Post-Grant Reports


Faculty Development Grant Report

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Biology | Genetics and Genomics | Plant Breeding and Genetics | Plant Pathology


Whitebark pine (Pinus albicaulis) covers an expansive range in western North America, and it is a keystone species of subalpine environments. Whitebark is susceptible to multiple threats – climate change, white pine blister rust, mountain pine beetle, and fire exclusion – and it is suffering significant mortality range-wide, prompting the tree to be listed as ‘globally endangered’ by the IUCN and ‘endangered’ by the Canadian government. Conservation collections (in situ and ex situ) are being initiated to preserve the genetic legacy of the species. Reliable, transferrable, and highly variable genetic markers are essential for quantifying the genetic profiles of seed collections relative to natural stands, and ensuring the completeness of conservation collections. We evaluated the use of hybridization-based target capture to enrich specific genomic regions from the 30+ GB genome of whitebark pine, and to evaluate genetic variation across loci, trees, and geography. Probes were designed to capture 7,849 distinct genes, and screening was performed on 48 trees. Despite the inclusion of repetitive elements in the probe pool, the resulting dataset provided information on 4,452 genes and 32% of targeted positions (528,873 bp), and we were able to identify 12,390 segregating sites from 47 trees. Variation at SNP sites reveals strong geographic trends in heterozygosity and allelic richness, with trees from the southern Cascade and Sierra Range showing the greatest distinctiveness and differentiation. Our results show that targeted enrichment is a robust method that produces high quality, codominant genotypes from large genomes, even if repetitive elements are included in the bait pool. The resulting data can be readily integrated into management and gene conservation activities for whitebark pine and have the potential to be applied to other members of 5-needle pine group (Pinus subsect. Quinquefoliae) due to their limited genetic divergence.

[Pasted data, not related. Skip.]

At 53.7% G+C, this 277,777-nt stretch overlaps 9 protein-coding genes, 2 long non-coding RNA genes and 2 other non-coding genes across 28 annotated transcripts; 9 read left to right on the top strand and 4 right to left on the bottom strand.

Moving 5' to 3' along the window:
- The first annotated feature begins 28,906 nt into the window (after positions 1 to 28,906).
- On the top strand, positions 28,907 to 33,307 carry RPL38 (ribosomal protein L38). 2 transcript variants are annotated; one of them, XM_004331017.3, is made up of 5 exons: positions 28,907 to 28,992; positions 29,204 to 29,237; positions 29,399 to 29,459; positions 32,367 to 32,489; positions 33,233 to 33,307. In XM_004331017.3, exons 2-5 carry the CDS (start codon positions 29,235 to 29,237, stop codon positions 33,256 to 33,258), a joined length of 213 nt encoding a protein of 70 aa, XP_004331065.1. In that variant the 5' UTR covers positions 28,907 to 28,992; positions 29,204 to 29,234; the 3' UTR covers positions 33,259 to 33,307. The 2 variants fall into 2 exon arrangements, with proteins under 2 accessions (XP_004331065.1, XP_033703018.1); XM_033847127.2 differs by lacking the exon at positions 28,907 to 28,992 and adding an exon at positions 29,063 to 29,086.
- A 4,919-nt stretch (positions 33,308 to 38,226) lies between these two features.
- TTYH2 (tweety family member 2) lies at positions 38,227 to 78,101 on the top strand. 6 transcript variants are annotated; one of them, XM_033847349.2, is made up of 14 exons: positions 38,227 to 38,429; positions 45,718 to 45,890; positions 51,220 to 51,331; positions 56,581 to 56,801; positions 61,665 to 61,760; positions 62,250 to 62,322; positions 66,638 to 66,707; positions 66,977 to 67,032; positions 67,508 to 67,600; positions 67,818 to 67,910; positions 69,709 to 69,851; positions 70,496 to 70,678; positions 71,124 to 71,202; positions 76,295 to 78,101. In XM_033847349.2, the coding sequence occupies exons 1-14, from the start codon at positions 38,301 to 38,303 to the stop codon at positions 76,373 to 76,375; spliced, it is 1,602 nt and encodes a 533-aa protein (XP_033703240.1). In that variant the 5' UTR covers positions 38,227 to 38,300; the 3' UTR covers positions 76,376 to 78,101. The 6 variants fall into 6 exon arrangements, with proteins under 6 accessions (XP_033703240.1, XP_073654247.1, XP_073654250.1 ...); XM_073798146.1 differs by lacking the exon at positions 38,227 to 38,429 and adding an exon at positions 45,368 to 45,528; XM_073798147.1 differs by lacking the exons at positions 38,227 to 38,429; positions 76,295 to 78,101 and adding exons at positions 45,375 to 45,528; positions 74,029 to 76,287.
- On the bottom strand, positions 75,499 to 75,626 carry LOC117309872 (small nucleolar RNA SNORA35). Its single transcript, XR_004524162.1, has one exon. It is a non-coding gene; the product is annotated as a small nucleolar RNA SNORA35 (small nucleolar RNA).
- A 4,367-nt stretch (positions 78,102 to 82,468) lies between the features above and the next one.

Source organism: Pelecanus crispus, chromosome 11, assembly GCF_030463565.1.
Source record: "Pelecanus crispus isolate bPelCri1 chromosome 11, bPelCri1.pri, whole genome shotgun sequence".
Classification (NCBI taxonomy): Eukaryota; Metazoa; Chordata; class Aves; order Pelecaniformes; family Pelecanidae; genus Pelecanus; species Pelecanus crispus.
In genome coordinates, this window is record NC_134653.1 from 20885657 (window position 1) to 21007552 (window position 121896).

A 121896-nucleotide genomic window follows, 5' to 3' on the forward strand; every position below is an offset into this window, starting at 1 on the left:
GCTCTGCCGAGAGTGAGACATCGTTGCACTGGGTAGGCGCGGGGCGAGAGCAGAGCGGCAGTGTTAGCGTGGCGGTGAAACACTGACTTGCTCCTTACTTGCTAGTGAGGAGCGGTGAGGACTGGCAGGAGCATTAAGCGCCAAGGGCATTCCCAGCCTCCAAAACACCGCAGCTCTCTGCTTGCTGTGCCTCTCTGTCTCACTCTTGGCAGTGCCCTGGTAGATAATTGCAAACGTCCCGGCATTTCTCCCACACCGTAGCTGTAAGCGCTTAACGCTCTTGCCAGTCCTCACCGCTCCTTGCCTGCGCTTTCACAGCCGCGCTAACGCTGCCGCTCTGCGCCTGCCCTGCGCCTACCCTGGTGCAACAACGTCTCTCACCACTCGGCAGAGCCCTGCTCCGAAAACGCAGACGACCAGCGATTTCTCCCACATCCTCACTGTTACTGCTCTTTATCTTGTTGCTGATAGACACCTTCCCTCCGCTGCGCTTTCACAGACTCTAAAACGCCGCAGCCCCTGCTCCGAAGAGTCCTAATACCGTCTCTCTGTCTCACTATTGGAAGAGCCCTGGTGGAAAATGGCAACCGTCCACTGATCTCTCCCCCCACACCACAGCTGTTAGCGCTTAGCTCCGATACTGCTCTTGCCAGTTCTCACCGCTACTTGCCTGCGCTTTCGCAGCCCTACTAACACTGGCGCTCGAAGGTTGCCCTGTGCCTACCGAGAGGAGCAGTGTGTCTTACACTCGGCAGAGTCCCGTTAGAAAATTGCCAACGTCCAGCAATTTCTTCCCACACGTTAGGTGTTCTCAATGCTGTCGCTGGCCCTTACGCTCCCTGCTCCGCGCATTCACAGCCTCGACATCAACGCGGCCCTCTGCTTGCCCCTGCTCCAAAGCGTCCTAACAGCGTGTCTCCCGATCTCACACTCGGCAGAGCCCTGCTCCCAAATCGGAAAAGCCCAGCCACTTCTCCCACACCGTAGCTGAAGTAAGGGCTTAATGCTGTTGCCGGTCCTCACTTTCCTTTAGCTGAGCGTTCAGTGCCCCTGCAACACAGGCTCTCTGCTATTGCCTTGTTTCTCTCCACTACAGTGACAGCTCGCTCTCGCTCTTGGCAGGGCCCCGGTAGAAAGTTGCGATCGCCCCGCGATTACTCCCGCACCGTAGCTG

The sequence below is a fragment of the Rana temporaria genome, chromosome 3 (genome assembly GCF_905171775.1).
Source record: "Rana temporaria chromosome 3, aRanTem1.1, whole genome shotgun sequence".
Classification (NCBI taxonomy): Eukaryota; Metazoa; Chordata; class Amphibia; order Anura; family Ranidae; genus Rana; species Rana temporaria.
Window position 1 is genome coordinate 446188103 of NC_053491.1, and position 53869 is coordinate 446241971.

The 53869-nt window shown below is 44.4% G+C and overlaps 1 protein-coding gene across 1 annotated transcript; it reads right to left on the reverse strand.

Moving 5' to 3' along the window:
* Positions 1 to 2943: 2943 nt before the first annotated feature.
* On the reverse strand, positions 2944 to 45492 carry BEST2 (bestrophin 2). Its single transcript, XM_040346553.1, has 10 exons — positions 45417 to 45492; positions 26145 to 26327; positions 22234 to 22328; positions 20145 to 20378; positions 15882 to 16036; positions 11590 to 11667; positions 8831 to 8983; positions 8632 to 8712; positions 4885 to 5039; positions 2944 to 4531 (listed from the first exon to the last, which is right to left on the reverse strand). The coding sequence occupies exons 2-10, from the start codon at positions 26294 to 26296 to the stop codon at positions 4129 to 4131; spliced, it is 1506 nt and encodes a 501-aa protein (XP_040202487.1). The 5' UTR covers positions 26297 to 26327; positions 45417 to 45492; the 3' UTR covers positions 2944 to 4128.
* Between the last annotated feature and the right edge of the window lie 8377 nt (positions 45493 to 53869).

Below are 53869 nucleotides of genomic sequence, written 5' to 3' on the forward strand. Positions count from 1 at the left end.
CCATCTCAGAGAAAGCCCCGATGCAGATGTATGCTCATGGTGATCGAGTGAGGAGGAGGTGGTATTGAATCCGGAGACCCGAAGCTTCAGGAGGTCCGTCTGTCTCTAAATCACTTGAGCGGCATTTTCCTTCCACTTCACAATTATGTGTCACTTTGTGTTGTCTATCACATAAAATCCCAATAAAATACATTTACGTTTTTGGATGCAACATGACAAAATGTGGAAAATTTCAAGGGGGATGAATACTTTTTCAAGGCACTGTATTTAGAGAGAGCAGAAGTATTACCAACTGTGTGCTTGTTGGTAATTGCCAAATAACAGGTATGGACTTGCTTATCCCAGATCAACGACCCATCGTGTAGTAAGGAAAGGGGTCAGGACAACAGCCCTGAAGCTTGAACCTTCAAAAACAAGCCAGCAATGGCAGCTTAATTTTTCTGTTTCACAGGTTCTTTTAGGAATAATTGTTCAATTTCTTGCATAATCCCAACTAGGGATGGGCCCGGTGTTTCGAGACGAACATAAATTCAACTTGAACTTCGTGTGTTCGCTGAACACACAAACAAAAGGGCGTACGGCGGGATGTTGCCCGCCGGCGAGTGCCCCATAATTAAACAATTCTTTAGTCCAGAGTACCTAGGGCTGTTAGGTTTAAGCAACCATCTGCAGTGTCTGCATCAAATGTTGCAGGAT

This research was conducted as part of a Linfield College Faculty Development Grant in 2014, funded by the Office of Academic Affairs.

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